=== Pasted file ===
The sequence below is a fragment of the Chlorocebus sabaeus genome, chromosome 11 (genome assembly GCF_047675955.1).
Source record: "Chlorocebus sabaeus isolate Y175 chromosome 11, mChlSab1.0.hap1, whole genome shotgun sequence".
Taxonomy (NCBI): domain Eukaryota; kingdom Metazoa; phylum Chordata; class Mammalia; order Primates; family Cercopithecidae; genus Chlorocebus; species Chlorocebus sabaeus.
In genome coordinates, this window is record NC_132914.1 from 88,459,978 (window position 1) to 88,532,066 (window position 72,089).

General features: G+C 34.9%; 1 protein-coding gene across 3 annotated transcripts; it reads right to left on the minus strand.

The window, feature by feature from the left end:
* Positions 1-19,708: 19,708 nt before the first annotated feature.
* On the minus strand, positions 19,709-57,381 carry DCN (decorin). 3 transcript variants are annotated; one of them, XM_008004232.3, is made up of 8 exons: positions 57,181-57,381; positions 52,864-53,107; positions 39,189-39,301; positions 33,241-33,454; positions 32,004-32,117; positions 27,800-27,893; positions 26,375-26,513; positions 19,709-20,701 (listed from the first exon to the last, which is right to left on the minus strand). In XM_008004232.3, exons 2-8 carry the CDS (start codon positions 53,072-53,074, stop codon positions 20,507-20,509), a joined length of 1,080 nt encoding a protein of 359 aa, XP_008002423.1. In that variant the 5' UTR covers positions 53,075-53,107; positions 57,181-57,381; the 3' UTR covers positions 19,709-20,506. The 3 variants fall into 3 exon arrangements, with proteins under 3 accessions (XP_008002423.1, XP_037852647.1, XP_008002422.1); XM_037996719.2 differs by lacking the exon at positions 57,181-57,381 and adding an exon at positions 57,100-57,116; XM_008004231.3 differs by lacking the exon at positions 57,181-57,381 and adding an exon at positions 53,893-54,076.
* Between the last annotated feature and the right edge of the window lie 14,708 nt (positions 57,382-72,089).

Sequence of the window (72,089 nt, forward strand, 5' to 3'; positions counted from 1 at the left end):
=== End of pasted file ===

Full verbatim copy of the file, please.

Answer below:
The sequence below is a fragment of the Chlorocebus sabaeus genome, chromosome 11 (genome assembly GCF_047675955.1).
Source record: "Chlorocebus sabaeus isolate Y175 chromosome 11, mChlSab1.0.hap1, whole genome shotgun sequence".
Taxonomy (NCBI): domain Eukaryota; kingdom Metazoa; phylum Chordata; class Mammalia; order Primates; family Cercopithecidae; genus Chlorocebus; species Chlorocebus sabaeus.
In genome coordinates, this window is record NC_132914.1 from 88,459,978 (window position 1) to 88,532,066 (window position 72,089).

General features: G+C 34.9%; 1 protein-coding gene across 3 annotated transcripts; it reads right to left on the minus strand.

The window, feature by feature from the left end:
* Positions 1-19,708: 19,708 nt before the first annotated feature.
* On the minus strand, positions 19,709-57,381 carry DCN (decorin). 3 transcript variants are annotated; one of them, XM_008004232.3, is made up of 8 exons: positions 57,181-57,381; positions 52,864-53,107; positions 39,189-39,301; positions 33,241-33,454; positions 32,004-32,117; positions 27,800-27,893; positions 26,375-26,513; positions 19,709-20,701 (listed from the first exon to the last, which is right to left on the minus strand). In XM_008004232.3, exons 2-8 carry the CDS (start codon positions 53,072-53,074, stop codon positions 20,507-20,509), a joined length of 1,080 nt encoding a protein of 359 aa, XP_008002423.1. In that variant the 5' UTR covers positions 53,075-53,107; positions 57,181-57,381; the 3' UTR covers positions 19,709-20,506. The 3 variants fall into 3 exon arrangements, with proteins under 3 accessions (XP_008002423.1, XP_037852647.1, XP_008002422.1); XM_037996719.2 differs by lacking the exon at positions 57,181-57,381 and adding an exon at positions 57,100-57,116; XM_008004231.3 differs by lacking the exon at positions 57,181-57,381 and adding an exon at positions 53,893-54,076.
* Between the last annotated feature and the right edge of the window lie 14,708 nt (positions 57,382-72,089).

Sequence of the window (72,089 nt, forward strand, 5' to 3'; positions counted from 1 at the left end):